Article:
By Scott Mendelson
Match Point is being widely heralded as Woody Allen's best effort in many years, and that much is probably true. This critic is not the world's foremost expert on Allen, having seen only a dozen or so of his films. But, Allen's legacy aside, Match Point is a potent romantic drama, which eventually evolves into a brutally quiet thriller. Whether one is an Allen fan or not, Match Point is a terrific film.
The plot, to wit: Chris Wilton (Jonathan Rhys-Meyers). is a British tennis pro, formally a major contender, who takes a job teaching at an exclusive tennis club. He almost immediately hits it off with fellow opera-buff Tom Hewitt (Matthew Goode), who provides the gateway to a better financial and social status. With this new life come the attentions of Tom's sister Chloe (Emily Mortimer), the paternal devotion of father Alec Hewitt (the always welcome Brian Cox), and the
temptation of Tom's fiancee, Nola (Scarlett Johansson). Complications ensue.
That's all the plot one needs, as the film works best with less known about its outcome. The picture slowly envelops you in the life of Mr. Wilton just as surely as Wilton is ensnared in the new life of luxury, privilege and business success. The film ultimately comes down to a belief in luck versus skill, chance versus fate, and comfort and security vs. dangerous, unpredictable happiness.
As stated above, the film eventually develops into a terribly tense thriller of sorts. But it is not a conventional thriller of action, violence, and jolts, but a tense, low-key armrest grabber in the
Claude Chabrol vein, where sympathetic characters make questionable decisions and are constantly caught by their own foolishness. Whether any of this tension is relieved and in what manner will not be revealed here, but it should be noted that there are more moments of sympathetic edge-of-seat tension in this film than in any film released this year. Who would have thought that, between the two major Brian Cox films released this year, the Woody Allen drama would out-suspense Wes Craven's terrific Red Eye? And who would have thought that the normally sinister or methodical Brian Cox would play two completely virtuous and sympathetic fathers in a row?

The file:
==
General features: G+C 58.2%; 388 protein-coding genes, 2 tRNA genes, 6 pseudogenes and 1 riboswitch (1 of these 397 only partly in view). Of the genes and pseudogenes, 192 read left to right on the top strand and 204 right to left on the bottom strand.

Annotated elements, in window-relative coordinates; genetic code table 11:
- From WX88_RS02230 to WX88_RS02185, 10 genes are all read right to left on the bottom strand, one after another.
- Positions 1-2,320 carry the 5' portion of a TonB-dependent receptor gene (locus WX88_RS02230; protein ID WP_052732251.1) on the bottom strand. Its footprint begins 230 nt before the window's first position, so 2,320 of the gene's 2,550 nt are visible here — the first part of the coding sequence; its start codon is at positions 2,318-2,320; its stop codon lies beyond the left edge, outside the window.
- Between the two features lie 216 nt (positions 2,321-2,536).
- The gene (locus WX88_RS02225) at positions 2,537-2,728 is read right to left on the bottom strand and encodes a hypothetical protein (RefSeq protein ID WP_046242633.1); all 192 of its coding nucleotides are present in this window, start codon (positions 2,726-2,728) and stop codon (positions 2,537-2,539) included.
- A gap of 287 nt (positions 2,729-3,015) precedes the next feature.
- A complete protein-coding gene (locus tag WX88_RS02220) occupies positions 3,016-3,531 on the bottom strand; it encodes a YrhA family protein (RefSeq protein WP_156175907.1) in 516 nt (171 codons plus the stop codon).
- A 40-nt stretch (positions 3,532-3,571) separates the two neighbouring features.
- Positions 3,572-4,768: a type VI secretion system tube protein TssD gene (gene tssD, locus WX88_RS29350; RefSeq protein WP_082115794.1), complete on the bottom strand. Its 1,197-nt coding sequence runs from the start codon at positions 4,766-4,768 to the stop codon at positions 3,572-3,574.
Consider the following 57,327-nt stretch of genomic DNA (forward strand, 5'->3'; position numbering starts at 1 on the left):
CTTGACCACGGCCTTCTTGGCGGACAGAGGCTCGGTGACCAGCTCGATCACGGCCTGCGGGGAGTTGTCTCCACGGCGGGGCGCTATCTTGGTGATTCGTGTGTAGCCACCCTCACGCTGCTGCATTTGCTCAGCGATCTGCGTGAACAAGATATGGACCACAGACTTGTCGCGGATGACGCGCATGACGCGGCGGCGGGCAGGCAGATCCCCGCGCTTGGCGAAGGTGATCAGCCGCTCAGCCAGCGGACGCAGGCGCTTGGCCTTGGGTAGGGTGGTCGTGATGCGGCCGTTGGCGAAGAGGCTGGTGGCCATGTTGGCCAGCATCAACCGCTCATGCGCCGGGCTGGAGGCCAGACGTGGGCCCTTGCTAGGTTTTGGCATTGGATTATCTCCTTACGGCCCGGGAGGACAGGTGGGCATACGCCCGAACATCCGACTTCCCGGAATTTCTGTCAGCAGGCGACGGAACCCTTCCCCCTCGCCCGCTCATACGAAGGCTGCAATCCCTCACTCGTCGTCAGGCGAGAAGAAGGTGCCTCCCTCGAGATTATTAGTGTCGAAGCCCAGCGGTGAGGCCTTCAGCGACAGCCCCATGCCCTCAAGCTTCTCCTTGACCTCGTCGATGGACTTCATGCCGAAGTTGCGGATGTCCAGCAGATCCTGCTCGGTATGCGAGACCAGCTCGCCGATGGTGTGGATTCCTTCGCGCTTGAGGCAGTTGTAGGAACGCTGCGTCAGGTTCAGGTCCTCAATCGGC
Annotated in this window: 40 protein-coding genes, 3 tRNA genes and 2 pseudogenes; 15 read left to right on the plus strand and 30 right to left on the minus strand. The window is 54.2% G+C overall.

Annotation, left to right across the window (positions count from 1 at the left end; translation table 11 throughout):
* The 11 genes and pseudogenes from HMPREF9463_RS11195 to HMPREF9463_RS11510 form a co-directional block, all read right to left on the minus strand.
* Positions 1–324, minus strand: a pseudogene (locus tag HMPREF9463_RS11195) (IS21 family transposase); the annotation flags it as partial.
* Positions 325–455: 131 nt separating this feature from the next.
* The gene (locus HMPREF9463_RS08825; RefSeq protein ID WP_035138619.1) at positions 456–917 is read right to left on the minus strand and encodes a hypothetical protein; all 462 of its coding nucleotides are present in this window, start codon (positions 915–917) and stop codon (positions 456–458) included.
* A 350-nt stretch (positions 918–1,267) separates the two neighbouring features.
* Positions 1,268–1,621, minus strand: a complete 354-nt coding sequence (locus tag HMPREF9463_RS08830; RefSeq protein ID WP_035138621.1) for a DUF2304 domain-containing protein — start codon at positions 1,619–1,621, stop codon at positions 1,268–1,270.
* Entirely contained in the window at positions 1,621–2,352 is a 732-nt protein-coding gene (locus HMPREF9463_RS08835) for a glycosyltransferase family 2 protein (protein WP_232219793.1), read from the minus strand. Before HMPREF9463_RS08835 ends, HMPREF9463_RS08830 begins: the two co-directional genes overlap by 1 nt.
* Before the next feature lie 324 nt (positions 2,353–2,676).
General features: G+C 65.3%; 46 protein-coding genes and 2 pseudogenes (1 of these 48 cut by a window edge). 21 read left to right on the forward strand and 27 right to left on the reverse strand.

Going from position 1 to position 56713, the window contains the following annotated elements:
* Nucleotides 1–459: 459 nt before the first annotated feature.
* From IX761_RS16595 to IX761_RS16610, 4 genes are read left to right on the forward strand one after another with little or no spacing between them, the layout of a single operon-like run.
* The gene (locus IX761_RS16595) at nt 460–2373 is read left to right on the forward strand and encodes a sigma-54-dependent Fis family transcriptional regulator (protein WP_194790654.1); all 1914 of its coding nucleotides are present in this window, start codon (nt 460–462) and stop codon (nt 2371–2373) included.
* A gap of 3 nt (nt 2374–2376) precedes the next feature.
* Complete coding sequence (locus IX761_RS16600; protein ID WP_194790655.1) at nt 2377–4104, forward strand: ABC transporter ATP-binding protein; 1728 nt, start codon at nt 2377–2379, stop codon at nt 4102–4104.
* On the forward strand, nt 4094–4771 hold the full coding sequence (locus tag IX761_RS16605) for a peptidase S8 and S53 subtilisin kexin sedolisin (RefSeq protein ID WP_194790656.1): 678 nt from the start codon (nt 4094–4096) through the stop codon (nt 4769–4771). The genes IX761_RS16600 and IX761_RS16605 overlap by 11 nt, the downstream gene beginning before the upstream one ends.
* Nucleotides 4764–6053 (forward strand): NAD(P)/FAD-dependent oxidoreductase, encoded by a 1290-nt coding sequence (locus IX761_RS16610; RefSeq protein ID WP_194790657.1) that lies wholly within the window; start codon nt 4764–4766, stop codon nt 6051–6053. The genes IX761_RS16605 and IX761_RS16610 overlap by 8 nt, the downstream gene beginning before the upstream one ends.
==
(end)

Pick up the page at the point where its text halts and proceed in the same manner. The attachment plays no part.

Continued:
It's merit as an unlikely suspense film aside; the picture is a visual and acting triumph. The London locations are obviously a new venue for Mr. Allen, and it provides an interesting view into modern British social privilege. Every actor involved is in peak form, and every major character gets several shadings to his or her persona. The two female leads are completely desirable in completely different ways, allowing viewers to sympathize over Chris's dilemma. Sure, Chloe is a bit needy and not terribly sensual, but she's sweet, intelligent, and occasionally playful. Oh, and she's played by Emily Mortimer, which means she's cute as can be, although the English accent is probably more of a draw for a Yank like me then for someone living in London in the first place. As the requisite femme-not so-fatale, Johansson plays Nola in a manner similar to a Daisy Buchanan. Her highly seductive opening scene is never matched, and there is a sense that she never really was that person from that moment, no matter how much others want her to be.
Of course, at the center of the drama is Chris Wilton, a burned out tennis pro who seemingly lives only for new challenges. While he is not a thrill seeker per se, his pursuit of challenge provides constant difficulty as he quickly loses interest in any goal achieved. For him, life is a continuous tennis match against a top seed, with only a little luck deciding the victor.
In this case, the victor is surely Woody Allen. By moving away from his comfortable New York locations, and trading in his quirky off-the-cuff comedy for almost Shakespearian black comedy, Mr. Allen has sacrificed none of his trademark themes and motives, and he has reaffirmed himself as one of the premiere filmmakers of this generation, last generation, and the generation to follow. Match Point is one of the very best films of the year.